“There is always going to be a requirement for people to come together,” says Westcott. “Starbucks used to call themselves the ‘third space’ and I can see the office becoming the third space: you’re going to have your home, your home office and then the office.”

If the office does indeed become the third space, fixed desks could be done away with entirely, as could the traditional nine to five. “I think the notion of a ‘day in the office’ may be in question,” says Westcott. “It might be you come into an office for a ‘thing’, a task, a meeting, then you head out to wherever you want to get your work done.”

Leaders like Westcott and Watson see the office of the future as a place where employees meet, socialise and seek out the sort of spontaneous interactions video meetings don’t allow for. Interestingly, both see the office of the future looking something like a hotel lobby.

Somewhere between 15 to 20 per cent of the workforce that was previously in a workplace will not be coming back

Yet with temporary providers such as Zipcube and Spaces becoming evermore popular with startups of the WeWork generation, many will ask if these lobby-like office spaces are merely precursors to a world without offices at all.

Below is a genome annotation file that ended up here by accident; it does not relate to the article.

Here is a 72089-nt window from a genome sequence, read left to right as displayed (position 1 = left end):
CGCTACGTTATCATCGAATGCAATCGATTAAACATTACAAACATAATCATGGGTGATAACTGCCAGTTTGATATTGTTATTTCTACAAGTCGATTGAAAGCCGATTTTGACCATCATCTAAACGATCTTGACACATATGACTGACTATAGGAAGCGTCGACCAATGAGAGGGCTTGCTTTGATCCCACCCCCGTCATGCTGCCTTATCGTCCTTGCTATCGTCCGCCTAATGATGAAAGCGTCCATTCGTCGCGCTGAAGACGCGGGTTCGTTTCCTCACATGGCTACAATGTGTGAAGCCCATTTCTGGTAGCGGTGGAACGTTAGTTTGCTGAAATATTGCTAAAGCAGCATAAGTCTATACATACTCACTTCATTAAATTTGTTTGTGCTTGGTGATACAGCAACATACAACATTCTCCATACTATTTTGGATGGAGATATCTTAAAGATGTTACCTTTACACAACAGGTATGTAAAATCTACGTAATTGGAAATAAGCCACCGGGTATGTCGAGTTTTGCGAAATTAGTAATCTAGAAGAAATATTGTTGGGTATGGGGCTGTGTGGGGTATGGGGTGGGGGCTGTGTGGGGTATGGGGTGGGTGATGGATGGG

Unlikely, Watson says. “Not having an office at all would be difficult and you’d struggle to create a strong company culture,” she explains. “You can deliver the work from home, but it won’t fulfil the human need for interaction.”

Instead, Watson foresees two potential trends for those looking to reinvent their working environment in the flexible-working world. Organisations will either repurpose some of their desk space into collaboration or wellness areas, or they’ll opt to trade in one larger central headquarters for a number of smaller, perhaps regional, hubs.

Which fulfils Lütke’s prophecy, in its own way. Office centricity is indeed over, but the office itself isn’t dead quite yet.